Monster Conflict Essay: Innocence Vs. Guilt

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Monster Conflict Essay: Innocence vs. Guilt

The definition of a “monster” is a threatening force. In Walter Dean Myers’ Monster, Steve Harmon the defendant in the trial is being charged for felony murder. The monster in him is the struggle between his innocence and guilt. Steve’s judgment of his actions is similar to a pendulum swinging. Although Steve believes within himself that he is innocent, of the important people around him, make him insecure as to the degree of his innocence and turn to others for confirmation.
Steve Harmon, the defendant, is faced with an internal conflict that questions his self-identity and his character in relation to the crime.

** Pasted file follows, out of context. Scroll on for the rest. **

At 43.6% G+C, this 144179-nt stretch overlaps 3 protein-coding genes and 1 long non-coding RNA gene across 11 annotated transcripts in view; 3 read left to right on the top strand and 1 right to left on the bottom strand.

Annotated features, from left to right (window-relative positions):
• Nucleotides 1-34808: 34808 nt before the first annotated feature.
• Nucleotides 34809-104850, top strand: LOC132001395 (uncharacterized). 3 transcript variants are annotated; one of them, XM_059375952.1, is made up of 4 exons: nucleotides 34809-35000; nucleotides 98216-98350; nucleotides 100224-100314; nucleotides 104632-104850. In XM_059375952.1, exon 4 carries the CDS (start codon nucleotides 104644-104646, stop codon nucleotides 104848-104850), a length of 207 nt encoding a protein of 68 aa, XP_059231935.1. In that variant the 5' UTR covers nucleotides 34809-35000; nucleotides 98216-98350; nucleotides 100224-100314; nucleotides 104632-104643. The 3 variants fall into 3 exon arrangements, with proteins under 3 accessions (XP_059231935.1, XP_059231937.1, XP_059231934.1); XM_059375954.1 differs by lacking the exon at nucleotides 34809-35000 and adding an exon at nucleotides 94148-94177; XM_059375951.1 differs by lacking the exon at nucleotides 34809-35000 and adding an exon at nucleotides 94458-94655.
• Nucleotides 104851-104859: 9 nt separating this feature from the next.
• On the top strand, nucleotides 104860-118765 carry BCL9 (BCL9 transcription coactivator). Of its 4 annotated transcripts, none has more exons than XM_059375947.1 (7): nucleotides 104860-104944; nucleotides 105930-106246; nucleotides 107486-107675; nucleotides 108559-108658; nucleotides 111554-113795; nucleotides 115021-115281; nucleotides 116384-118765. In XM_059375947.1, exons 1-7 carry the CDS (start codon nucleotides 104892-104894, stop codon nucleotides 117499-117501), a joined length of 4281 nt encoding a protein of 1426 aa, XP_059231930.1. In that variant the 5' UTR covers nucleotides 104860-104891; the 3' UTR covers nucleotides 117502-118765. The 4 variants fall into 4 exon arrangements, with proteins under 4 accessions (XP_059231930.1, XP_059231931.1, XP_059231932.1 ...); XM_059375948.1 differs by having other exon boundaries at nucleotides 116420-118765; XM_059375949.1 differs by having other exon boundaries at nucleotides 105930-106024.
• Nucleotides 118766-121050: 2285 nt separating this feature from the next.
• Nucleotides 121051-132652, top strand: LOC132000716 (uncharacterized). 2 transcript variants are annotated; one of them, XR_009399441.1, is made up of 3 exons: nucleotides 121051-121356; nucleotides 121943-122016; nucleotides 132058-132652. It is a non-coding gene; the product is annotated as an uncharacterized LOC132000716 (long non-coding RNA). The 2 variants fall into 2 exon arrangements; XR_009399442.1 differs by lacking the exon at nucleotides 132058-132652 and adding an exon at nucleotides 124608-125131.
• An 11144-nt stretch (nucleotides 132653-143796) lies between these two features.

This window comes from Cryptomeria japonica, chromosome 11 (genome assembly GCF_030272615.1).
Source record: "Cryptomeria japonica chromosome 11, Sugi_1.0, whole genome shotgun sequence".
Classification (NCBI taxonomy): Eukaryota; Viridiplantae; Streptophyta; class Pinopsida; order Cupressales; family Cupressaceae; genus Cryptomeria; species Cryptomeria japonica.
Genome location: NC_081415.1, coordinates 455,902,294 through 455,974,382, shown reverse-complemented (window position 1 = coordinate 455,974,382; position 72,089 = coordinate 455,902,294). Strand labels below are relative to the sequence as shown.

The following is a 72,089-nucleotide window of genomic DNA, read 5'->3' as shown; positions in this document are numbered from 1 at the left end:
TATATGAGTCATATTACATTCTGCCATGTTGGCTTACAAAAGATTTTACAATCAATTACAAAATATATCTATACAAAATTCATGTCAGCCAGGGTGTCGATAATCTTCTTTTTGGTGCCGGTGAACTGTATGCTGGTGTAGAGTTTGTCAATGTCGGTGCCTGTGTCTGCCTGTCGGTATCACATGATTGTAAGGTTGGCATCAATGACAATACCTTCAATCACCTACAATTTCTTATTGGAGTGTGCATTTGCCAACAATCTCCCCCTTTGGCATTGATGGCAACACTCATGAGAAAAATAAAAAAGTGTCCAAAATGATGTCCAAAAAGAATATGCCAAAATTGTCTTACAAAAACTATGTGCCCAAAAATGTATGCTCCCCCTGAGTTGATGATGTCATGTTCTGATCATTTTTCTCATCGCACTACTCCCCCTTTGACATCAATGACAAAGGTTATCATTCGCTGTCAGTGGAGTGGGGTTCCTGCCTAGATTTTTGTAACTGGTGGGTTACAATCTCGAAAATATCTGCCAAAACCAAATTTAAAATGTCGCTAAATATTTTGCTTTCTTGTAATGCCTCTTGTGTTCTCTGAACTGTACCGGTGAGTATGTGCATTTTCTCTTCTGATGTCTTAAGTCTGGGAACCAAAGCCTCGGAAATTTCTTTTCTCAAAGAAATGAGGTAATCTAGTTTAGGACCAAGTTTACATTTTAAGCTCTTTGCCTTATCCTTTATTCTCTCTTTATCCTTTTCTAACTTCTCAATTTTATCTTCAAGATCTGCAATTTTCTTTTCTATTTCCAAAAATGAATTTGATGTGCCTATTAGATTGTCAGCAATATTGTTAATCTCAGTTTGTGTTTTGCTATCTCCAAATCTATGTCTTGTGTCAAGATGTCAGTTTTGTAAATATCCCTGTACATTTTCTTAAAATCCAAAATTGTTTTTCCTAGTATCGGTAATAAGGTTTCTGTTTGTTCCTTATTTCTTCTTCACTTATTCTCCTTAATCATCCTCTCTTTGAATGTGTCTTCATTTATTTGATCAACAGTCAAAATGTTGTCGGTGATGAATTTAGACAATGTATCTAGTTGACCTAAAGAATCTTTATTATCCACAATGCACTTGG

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He depends on others to bring clarity to his mind, such as saying, “What did I do?”. After the session at court was finished, Steve was insecure about what Ms. O’Brien, his lawyer, thinks of him. He writes an entry about it: “Who was Steve Harmon? I wanted to open my shirt and tell her to look into my heart to see who I was, who the real Steve Harmon”(92). During the trial, Ms. O’Brien stays distant from him. Because of the distance, Steve wants her true opinion of him with no biases, especially since he is Black. He wants to know who he is and wishes it would be as easy as seeing. Also, since he sees tears in his father’s eyes and sees people second-guess his character, his self-doubt is reaffirmed. In his diary entry, Steve uses the word ‘real’ because he wants people to see the non-superficial side of him. Steve desires people to not ask him or see him, but look into his heart. His wording shows that he doesn’t know who he is and therefore believes he is a Monster as Ms. Petrocelli calls him. He accepts people’s judgments as his self-truth. Even though, he, himself, accepts the worst he still wants people to perceive him as a good person, especially his mom. Steve’s mom’s words cut deeper in him because his mom believes he didn’t do it while he knows he did. 5 days into the trial, his mother comes by and talks to him hoping to make him feel better, “I could still feel Mama’s pain. And I knew she felt that I didn’t do anything wrong. It was me who wasn’t sure. It was me who lay on the cot wondering if I was fooling myself.” Steve’s mother’s encouraging words made him rethink his guilt. He feels bad for making his family go throw this, as he feels her pain. Steve’s mother’s insight into the crime makes Steve feels as if he is innocent. Ordinarily, he is relying on others’ to see where he stands in the crime and if he is innocent or not. In this case, he is
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